Can This Be Our Cathartic Moment? (Saint Augustine and our current fragile state of America)4
CATHARSIS: "A purification that brings about spirtual renewal or release fron tension" (Merriam-Webster)
Right now, we are currently observing the fragility of the most powerful nation in the world. With the arrival of an unknown virus that we are still very much in the early stages at understanding, and as our leaders are making the most educated responses possible, we have seen many stable institutions quickly crack and nearly crumble. Some hospitals in congested areas are utterly flooded with the sick, many thousands across our nation have been laid off. The stock market has plummeted at a historic precedent. Food and supplies are being rationed, and millions of Americans are forced to stay at home in a self-quarantine.
Thankfully, in comparison to past diseases and plagues that caused mass death (example, the Black Plague which killed 30-60% of Europe), this current virus does not compare. Yet even with a small, still potentially very deadly percentage that is attached to the Coronavirus, our comfortable ways of life in America are instantly rattled. In New Jersey only essential businesses have been allowed to remain open, revealing to us the bare bones of what it takes to actually live, and exposing more of the luxuries that we all are accustomed to, but realize that we actually don’t need.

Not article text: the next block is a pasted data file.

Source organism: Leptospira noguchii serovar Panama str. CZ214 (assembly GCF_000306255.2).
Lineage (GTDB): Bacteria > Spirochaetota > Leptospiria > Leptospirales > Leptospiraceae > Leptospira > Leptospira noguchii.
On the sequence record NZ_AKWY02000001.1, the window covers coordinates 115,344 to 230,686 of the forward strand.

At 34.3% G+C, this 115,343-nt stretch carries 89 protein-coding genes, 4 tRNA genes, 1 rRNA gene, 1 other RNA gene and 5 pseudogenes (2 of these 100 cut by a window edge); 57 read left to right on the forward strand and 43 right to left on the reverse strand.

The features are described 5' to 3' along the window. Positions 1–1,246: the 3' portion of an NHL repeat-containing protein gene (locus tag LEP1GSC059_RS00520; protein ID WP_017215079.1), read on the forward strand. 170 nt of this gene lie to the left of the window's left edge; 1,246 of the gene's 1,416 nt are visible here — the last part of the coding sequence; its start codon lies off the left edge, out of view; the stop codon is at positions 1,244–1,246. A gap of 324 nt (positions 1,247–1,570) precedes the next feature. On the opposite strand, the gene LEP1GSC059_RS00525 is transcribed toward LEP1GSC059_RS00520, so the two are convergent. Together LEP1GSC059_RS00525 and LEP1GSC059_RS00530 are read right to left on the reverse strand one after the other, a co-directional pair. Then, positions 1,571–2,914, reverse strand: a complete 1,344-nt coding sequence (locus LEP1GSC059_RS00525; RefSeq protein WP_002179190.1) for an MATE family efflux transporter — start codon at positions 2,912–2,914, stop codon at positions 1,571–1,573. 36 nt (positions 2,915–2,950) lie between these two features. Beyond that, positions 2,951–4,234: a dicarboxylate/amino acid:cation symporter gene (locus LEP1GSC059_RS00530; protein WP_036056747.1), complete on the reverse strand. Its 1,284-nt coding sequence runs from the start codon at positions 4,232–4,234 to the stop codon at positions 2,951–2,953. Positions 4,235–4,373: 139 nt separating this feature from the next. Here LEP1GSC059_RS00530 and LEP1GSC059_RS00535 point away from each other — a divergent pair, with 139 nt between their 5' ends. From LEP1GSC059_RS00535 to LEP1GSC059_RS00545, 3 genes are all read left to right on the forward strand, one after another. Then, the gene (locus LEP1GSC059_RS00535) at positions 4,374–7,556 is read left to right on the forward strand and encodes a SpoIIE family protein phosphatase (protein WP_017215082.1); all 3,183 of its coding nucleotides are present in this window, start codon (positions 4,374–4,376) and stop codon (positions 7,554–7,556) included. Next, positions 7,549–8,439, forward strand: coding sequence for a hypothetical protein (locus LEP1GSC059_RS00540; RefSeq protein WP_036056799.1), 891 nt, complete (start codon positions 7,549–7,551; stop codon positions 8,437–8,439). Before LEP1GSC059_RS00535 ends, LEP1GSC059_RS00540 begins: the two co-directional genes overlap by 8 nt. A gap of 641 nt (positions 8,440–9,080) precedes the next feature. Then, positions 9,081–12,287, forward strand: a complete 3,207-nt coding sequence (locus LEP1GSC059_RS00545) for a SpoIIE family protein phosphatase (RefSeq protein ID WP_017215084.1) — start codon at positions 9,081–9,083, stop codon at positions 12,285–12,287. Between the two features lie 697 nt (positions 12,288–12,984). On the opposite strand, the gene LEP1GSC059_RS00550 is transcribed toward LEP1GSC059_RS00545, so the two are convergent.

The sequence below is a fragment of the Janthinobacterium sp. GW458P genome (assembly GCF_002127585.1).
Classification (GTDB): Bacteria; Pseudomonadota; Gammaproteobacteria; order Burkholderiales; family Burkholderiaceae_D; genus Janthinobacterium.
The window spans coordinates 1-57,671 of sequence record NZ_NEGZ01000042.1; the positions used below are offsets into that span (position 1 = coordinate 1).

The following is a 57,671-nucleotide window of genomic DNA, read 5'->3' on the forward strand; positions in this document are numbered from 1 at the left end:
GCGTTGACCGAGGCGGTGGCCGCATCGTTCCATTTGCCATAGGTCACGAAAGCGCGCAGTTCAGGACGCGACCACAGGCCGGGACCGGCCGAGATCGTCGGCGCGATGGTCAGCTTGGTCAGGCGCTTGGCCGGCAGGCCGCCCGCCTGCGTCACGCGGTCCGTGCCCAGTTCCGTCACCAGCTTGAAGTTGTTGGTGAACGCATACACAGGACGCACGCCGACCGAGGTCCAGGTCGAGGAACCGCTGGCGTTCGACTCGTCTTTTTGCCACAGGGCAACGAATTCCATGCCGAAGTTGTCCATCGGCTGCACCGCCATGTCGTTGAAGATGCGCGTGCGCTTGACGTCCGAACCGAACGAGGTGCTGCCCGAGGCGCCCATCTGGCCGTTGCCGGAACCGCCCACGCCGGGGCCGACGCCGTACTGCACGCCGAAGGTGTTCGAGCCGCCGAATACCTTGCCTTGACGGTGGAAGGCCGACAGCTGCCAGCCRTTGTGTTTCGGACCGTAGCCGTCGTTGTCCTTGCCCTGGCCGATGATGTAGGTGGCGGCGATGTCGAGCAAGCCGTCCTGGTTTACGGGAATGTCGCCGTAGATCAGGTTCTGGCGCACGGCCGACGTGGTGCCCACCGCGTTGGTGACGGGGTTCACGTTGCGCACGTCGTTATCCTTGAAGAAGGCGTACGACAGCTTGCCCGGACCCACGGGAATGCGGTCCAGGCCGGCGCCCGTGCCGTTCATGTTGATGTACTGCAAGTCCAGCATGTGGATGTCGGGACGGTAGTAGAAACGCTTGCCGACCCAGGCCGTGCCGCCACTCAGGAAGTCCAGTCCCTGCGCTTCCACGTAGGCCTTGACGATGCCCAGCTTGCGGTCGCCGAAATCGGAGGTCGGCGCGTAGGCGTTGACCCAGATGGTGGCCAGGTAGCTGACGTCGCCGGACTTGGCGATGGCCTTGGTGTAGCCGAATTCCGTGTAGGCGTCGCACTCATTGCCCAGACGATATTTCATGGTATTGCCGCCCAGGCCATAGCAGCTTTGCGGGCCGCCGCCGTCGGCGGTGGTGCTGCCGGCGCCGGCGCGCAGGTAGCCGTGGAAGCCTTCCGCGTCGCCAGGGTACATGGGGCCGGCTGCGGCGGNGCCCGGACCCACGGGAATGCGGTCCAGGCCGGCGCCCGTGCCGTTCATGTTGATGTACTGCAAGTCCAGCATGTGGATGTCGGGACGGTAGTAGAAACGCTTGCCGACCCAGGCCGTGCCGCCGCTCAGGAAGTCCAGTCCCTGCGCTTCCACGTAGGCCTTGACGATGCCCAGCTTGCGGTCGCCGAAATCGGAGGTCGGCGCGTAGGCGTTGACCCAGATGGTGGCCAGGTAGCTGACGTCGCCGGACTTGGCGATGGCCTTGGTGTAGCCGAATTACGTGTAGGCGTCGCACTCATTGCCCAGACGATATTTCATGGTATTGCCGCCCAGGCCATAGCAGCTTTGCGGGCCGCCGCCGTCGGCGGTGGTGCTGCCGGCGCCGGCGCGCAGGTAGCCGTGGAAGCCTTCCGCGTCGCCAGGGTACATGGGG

It may be our modern day cathartic moment, a revelation for us to learn and grow as a people where we can be purged of much that we did not know we needed to be purged of.
As we fear that many small business owners and their employees may collapse in this quarantine, wrecking havoc on families across the nation, as we fear for many of our elderly and more vulnerable may not survive catching the coronavirus, we all experience legitimate fears that cannot be taken or treated lightly. Yet, as Christians and human beings, the question is - in the midst of this trial and this new reality, for however long it lasts, can we learn? Can we be changed? Can we grow? How so? Just how sustainable is our American way of life?